Miami - FIU Preview

When Perry Clark took over as University of Miami men's basketball coach nearly 18 months ago one of the first things scribbled on his ‘things to do' agenda was to find a way of putting Florida International University back on the Hurricanes schedule.

Before the hiring of Clark and not since 1992, the Hurricanes had shrugged and found little appeal at the thought of facing their cross-town neighbor. Why play the Golden Panthers, a team smaller in status and with nothing to offer?

No slight on the Golden Panthers, but the Hurricanes felt there was nothing they could gain from playing the men to the south. Instead, there existed the possibility of a Golden Panthers victory that could leave the Hurricanes humbled and reeling for a long time.

That will all change tonight.

After a nine-year hiatus, the Hurricanes and Golden Panthers will share the same basketball court at Miami Arena, renewing the matchup between in-city schools and a rivalry still in diapers. The Golden Panthers shocked the Hurricanes 72-64 in 1992, the last time both teams played. The series dates back to 1987 and the Hurricanes have won six of the seven contest.

Given that the Hurricanes have only garnered national attention for the last five or six years and the Golden Panthers haven't been able to sustain any consistency in recent times, the game probably won't be revamping any national sports newscast or filling up the phone lines on the radio.

Unlike storied and intriguing in-city rivalries such as Louisville-Kentucky, USC-UCLA and Temple-Villanova, the Hurricanes and Golden Panthers probably won't receive the same sacred treatment when they tip-off at 7:30 p.m.

But Clark , along with Miami athletic director Paul Dee, listened to the community in granting the Golden Panthers wishes of restarting the series.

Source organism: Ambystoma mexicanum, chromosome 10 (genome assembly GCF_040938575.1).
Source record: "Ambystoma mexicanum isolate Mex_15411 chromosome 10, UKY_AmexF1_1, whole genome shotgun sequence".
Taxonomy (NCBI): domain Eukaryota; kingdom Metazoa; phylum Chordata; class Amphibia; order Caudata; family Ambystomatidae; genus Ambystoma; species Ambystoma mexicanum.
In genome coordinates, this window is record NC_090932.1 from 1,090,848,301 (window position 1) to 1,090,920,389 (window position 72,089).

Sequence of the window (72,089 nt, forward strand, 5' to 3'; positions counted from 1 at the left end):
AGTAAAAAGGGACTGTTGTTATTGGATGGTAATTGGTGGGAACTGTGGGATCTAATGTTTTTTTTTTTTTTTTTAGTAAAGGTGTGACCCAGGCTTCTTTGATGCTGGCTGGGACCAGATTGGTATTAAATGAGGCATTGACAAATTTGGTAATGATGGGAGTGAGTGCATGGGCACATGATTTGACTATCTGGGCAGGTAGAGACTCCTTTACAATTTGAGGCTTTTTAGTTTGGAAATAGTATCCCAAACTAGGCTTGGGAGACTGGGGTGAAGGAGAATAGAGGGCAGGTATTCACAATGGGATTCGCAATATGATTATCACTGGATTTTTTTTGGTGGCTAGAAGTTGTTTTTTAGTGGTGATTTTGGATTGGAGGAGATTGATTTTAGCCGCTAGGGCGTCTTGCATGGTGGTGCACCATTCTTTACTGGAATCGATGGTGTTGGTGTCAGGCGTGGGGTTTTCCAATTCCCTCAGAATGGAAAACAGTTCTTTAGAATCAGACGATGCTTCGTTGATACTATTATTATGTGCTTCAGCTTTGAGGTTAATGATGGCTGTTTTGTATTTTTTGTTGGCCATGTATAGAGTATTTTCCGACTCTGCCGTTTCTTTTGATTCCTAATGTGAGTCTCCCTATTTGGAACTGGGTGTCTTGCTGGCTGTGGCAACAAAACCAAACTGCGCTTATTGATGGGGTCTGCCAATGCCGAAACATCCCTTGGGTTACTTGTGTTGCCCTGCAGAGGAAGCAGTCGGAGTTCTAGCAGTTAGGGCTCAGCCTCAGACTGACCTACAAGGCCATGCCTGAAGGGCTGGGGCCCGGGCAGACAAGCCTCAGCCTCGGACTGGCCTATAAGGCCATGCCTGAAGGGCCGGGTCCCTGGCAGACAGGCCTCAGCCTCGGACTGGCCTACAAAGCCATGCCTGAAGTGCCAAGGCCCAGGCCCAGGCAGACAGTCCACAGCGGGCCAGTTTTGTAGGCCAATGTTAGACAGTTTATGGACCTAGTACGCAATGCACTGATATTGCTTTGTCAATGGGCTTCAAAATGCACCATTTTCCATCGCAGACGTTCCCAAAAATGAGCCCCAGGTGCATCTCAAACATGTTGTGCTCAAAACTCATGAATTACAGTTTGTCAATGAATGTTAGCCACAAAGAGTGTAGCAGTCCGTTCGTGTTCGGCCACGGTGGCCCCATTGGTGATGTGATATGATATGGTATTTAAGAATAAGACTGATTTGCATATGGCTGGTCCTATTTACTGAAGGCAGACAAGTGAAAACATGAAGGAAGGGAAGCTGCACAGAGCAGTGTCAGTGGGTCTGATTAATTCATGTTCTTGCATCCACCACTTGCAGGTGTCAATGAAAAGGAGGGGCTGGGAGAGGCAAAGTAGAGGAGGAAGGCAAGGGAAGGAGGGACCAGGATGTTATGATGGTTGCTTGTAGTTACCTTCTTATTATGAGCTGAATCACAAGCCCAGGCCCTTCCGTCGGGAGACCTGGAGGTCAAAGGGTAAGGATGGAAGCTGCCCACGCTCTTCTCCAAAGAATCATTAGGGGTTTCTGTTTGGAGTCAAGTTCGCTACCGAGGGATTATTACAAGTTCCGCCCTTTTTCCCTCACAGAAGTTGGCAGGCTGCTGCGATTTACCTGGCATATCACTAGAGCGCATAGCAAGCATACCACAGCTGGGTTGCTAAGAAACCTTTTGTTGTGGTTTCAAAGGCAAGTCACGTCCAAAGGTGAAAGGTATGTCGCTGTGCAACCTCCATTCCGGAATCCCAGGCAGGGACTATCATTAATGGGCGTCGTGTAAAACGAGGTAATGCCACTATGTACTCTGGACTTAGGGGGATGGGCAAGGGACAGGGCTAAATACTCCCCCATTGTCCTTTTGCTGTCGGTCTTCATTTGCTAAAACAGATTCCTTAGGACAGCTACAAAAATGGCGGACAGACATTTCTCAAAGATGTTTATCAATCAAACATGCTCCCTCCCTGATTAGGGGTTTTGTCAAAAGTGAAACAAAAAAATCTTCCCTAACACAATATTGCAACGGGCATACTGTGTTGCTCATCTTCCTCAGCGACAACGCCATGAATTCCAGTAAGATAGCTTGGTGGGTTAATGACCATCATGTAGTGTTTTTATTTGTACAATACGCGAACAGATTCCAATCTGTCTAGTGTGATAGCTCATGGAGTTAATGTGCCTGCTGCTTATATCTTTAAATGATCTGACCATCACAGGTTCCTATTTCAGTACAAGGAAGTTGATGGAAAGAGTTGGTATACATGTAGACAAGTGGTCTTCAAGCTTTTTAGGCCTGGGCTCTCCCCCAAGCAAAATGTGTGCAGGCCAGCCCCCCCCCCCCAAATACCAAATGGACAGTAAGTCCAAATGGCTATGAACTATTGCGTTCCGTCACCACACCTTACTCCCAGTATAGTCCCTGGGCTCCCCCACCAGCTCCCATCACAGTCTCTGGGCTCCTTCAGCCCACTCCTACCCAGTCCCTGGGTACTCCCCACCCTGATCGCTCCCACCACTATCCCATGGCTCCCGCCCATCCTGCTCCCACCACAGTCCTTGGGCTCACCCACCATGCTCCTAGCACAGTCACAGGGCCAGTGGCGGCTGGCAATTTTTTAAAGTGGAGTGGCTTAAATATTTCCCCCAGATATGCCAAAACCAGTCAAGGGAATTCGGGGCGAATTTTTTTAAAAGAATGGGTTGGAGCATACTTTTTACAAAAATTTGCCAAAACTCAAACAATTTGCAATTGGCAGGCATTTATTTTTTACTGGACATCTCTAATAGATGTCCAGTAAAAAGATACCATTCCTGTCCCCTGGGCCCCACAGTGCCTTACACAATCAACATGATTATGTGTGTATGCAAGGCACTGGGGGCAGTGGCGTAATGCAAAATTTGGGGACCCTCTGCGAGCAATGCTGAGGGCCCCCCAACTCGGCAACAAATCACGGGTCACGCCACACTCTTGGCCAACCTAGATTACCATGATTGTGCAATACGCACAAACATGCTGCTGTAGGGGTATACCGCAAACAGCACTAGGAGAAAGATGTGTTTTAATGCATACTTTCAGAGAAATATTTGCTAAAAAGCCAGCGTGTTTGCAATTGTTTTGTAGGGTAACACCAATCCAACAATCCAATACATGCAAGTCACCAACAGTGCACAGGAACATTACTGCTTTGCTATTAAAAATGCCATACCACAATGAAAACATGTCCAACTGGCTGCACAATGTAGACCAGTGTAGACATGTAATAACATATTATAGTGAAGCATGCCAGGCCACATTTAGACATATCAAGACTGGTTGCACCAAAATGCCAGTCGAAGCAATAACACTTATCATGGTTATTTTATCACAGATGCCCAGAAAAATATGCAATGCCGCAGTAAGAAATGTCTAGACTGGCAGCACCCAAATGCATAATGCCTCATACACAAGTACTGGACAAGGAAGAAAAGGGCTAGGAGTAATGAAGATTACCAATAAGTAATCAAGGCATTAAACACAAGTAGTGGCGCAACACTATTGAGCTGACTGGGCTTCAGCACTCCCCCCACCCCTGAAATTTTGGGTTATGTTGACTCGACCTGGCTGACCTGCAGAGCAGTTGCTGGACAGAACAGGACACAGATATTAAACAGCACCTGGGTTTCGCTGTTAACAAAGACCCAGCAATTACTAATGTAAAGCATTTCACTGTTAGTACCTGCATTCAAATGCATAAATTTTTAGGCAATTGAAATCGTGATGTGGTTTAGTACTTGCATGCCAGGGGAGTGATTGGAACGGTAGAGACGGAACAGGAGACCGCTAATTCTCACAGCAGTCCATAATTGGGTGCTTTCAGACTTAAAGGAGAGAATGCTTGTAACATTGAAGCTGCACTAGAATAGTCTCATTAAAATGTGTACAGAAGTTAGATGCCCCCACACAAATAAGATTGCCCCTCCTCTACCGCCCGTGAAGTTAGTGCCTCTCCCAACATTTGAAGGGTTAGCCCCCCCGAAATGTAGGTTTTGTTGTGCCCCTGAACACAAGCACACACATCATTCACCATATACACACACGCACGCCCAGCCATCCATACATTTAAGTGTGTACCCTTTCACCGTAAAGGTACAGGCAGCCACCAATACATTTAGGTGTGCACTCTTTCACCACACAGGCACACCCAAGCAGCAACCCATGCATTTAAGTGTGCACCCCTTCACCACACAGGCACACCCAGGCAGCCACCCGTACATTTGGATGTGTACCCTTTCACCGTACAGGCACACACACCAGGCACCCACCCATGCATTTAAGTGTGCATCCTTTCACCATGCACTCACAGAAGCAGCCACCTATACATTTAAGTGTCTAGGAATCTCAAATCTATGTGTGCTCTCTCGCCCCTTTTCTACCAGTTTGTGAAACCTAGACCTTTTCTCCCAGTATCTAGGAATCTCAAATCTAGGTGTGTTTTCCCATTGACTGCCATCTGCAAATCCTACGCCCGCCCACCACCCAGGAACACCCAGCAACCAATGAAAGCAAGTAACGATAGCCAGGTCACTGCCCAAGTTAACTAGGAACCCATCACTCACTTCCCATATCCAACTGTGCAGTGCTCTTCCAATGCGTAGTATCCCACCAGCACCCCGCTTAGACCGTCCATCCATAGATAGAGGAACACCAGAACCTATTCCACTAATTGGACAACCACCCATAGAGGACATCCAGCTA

"The students of both programs have called for this for a long time," Clark said. "We're only giving the community what they've been asking for and hopefully they will show up."

Asked if he was worried that FIU would outnumber Miami fans, Clark said his focus would be on the floor once he steps out of the locker room.

"My main concern will be on the basketball game being played and not how many people are in the seats," Clark said.

The Hurricanes (6-0), winners of 10 straight home games against non-conference opponents, are off to their best start since the 1997-98 when they opened up 9-0. Miami last played on Thursday, defeating Howard 87-71. The Golden Panthers will enter the game 4-2 after a 65-55 loss at Auburn last Friday.

Despite having difficulty in recent games rebounding the ball, the Hurricanes have developed into a team with plenty of scoring options. Four of the five UM players are averaging double-figure points a game for the season, led by sophomore forward Darius Rice at 15.3.

Among the ours picking up the offense for Miami: forward John Salmons (14.8), guard Marcus Barnes (13.3) and junior James Jones (12.5). Salmons has been the hottest hand for the Hurricanes making 33-of-78 shots (.471). Senior center Elton Tyler, still adjusting from sitting out last year, is averaging 8.3 points and 3.7 rebounds a contest.

Rice, who is shooting .500 (17-34) from three-point range, has also been a force on the glass with a team-leading 7.7 rebounds a contest, including 33 on defense. Rice and Jones tied with a team-high seven rebounds against Howard Although, Clark appreciates Rice's effort inside for the Hurricanes, he doesn't it to become a nightly occurrence. The Hurricanes were beaten to the ball repeatedly in the first half in their last outing.

"That's not a good sign when Darius is your leading rebounder." Clark said FIU freshman Taurance Johnson , the only scorer in double figures in the loss to the Tigers, leads the team with a 14.5 average. The Golden Panthers bench has outscored its opponents 154-128 and is providing 26 points a night.

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